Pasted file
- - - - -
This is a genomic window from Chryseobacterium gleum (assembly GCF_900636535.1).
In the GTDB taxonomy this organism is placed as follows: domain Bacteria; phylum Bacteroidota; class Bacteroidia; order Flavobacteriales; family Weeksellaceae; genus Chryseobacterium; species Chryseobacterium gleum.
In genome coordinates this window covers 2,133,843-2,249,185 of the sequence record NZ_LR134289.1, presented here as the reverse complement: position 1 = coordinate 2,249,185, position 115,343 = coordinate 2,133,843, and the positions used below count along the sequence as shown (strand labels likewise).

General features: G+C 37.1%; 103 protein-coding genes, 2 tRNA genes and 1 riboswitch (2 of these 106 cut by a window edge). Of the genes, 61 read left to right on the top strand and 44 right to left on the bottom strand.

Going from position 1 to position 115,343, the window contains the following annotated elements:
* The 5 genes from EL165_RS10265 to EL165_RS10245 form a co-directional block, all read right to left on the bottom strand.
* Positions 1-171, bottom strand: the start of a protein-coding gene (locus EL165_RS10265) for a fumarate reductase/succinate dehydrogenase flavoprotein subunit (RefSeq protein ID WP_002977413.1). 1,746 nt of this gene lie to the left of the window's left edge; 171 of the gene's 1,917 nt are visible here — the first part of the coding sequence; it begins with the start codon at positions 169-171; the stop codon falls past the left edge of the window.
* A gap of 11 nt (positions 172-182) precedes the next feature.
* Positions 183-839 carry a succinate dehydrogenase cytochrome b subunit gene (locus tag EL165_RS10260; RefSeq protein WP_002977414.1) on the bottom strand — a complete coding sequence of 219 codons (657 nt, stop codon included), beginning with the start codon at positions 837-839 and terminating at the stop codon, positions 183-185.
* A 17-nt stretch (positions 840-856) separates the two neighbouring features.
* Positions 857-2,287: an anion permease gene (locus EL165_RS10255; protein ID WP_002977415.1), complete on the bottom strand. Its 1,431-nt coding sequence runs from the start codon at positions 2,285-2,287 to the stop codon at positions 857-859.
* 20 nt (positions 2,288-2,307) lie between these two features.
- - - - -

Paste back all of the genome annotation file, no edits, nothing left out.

This is a genomic window from Chryseobacterium gleum (assembly GCF_900636535.1).
In the GTDB taxonomy this organism is placed as follows: domain Bacteria; phylum Bacteroidota; class Bacteroidia; order Flavobacteriales; family Weeksellaceae; genus Chryseobacterium; species Chryseobacterium gleum.
In genome coordinates this window covers 2,133,843-2,249,185 of the sequence record NZ_LR134289.1, presented here as the reverse complement: position 1 = coordinate 2,249,185, position 115,343 = coordinate 2,133,843, and the positions used below count along the sequence as shown (strand labels likewise).

General features: G+C 37.1%; 103 protein-coding genes, 2 tRNA genes and 1 riboswitch (2 of these 106 cut by a window edge). Of the genes, 61 read left to right on the top strand and 44 right to left on the bottom strand.

Going from position 1 to position 115,343, the window contains the following annotated elements:
* The 5 genes from EL165_RS10265 to EL165_RS10245 form a co-directional block, all read right to left on the bottom strand.
* Positions 1-171, bottom strand: the start of a protein-coding gene (locus EL165_RS10265) for a fumarate reductase/succinate dehydrogenase flavoprotein subunit (RefSeq protein ID WP_002977413.1). 1,746 nt of this gene lie to the left of the window's left edge; 171 of the gene's 1,917 nt are visible here — the first part of the coding sequence; it begins with the start codon at positions 169-171; the stop codon falls past the left edge of the window.
* A gap of 11 nt (positions 172-182) precedes the next feature.
* Positions 183-839 carry a succinate dehydrogenase cytochrome b subunit gene (locus tag EL165_RS10260; RefSeq protein WP_002977414.1) on the bottom strand — a complete coding sequence of 219 codons (657 nt, stop codon included), beginning with the start codon at positions 837-839 and terminating at the stop codon, positions 183-185.
* A 17-nt stretch (positions 840-856) separates the two neighbouring features.
* Positions 857-2,287: an anion permease gene (locus EL165_RS10255; protein ID WP_002977415.1), complete on the bottom strand. Its 1,431-nt coding sequence runs from the start codon at positions 2,285-2,287 to the stop codon at positions 857-859.
* 20 nt (positions 2,288-2,307) lie between these two features.